If you are craving serenity, researchers from the National Park Service have found the top two quietest places in the contiguous United States: the Great Sand Dunes National Park in Colorado and Yellowstone National Park in Wyoming.
Each park registers a background noise level below 20 decibels, a silence so deep the researchers believe that the areas have remained sonically untouched since European colonization of the Americas in the tenth century, Science reported.
For comparison, most cities range from 50 to 60 decibels.
This data comes from 1.5 million hours of acoustic monitoring across the entire country. The National Park Service recorded data everywhere in the Lower 48, from the busiest cities to remote parks, and, where they couldn’t record data, researchers used a computer algorithm to predict noise pollution based on levels of air and street traffic.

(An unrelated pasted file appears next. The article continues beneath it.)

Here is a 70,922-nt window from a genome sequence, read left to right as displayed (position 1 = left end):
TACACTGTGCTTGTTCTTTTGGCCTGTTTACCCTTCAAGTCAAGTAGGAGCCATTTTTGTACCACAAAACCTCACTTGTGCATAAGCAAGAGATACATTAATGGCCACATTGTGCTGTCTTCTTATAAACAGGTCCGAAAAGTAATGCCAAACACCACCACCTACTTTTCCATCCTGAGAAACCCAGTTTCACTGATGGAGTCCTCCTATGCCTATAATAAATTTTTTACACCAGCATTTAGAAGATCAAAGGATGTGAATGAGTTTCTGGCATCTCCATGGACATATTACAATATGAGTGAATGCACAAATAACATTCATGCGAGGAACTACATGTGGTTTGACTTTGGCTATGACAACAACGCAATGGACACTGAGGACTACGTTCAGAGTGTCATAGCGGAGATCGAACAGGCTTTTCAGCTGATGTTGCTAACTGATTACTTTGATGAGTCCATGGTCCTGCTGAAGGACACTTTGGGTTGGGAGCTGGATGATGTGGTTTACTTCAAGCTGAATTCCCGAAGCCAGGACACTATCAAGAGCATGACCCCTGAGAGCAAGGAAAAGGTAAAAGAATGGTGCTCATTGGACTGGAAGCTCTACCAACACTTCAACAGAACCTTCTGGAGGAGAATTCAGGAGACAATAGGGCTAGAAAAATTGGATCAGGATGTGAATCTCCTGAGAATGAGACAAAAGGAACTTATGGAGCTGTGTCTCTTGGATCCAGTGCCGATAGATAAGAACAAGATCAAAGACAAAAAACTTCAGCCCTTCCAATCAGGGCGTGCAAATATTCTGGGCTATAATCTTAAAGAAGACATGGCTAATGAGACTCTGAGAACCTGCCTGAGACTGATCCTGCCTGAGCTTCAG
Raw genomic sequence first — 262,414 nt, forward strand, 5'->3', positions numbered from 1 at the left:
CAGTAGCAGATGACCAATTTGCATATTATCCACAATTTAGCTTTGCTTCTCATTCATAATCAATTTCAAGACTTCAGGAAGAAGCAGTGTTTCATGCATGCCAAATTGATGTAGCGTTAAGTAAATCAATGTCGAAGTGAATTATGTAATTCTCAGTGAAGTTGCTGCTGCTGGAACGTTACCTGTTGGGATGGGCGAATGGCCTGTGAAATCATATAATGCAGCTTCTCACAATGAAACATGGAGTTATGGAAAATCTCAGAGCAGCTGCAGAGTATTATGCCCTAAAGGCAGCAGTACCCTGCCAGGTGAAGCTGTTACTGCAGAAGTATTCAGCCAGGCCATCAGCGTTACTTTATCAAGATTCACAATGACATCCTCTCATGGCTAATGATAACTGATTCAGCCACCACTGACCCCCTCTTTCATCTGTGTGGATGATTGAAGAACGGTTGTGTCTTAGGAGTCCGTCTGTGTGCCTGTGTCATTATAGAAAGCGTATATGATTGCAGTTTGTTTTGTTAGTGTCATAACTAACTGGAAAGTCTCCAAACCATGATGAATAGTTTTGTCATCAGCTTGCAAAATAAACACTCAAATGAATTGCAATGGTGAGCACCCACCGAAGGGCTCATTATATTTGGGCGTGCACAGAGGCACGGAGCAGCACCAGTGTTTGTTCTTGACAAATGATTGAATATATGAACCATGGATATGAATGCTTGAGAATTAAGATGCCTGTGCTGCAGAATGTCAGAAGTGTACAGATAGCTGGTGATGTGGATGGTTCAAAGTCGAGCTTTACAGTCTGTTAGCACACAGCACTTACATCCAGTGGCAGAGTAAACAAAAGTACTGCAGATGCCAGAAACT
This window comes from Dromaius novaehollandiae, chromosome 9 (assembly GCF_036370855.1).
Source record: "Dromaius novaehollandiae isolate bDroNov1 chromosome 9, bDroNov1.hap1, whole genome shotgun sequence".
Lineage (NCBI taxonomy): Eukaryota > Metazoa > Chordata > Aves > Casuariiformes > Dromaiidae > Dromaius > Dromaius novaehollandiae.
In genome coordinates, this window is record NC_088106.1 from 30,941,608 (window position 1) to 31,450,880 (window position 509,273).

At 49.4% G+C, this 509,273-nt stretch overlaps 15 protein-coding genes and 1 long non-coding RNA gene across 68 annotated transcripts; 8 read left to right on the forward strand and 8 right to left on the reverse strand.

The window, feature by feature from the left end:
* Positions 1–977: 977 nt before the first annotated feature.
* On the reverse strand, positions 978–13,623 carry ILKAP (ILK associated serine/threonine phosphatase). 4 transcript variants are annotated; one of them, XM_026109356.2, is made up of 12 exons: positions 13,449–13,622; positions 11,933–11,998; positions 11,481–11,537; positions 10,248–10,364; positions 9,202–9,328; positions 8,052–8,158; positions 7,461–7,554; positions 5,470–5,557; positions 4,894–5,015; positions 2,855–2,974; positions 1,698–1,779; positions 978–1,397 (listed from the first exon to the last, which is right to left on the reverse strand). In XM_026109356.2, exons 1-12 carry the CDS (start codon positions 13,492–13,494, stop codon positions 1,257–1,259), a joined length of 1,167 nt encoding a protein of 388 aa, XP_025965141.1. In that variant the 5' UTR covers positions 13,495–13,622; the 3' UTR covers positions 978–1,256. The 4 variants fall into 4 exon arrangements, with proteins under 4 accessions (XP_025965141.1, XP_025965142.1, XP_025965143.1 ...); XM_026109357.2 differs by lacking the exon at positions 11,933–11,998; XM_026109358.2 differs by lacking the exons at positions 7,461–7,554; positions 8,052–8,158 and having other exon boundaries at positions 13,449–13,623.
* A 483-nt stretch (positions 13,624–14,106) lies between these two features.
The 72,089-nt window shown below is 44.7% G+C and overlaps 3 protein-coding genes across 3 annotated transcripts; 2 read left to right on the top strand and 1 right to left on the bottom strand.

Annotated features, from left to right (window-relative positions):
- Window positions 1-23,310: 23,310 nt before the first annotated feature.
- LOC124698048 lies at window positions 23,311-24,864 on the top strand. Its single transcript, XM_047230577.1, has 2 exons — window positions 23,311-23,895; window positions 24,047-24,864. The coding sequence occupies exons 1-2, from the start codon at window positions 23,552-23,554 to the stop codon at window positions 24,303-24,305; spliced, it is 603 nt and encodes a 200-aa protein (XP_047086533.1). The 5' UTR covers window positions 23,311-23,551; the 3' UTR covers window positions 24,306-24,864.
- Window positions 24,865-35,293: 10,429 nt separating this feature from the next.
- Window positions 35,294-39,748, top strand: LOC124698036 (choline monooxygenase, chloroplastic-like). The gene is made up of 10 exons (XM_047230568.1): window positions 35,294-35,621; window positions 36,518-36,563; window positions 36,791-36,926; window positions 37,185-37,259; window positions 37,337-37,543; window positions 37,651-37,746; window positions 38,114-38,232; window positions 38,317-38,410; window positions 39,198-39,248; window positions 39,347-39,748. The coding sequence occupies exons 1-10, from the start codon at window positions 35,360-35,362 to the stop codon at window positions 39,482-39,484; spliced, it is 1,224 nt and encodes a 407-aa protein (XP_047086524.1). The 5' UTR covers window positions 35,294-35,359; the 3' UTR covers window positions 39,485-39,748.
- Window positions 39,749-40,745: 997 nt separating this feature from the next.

A map of the data shows that the entire eastern half of the country is drastically louder than the West. While the east has its patches of quiet, most of it a haze of mid-level background noise that swells to a roar near big cities. The West, however, is almost entirely quiet, with the distinct exceptions of the major cities: Los Angeles, San Diego, San Francisco, Phoenix, Portland, Ore. and Seattle.
The map was unveiled at the American Association for the Advancement of Science’s annual meeting in San Jose, Calif.
The National Park Service says that they will use the data to study how manmade noise affects wildlife across the country. Animals such as bats and owls have a much more acute sense of hearing – up to 20 decibels more sensitive than humans. Noise from humans can drown out sound made by the insects and rodents that theses animals rely on to survive.
A like-minded project called One Square Inch is searching for one square inch of silence at Hoh Rainforest in Olympic National Park, in Washington State. They do this primarily by working with airlines to divert flight patterns away from the rainforest.
In “protecting the natural soundscape” of even one square inch of wilderness, the organization hopes that, because sound travels long distances in natural areas, miles of surrounding forest will benefit from the decrease in noise pollution.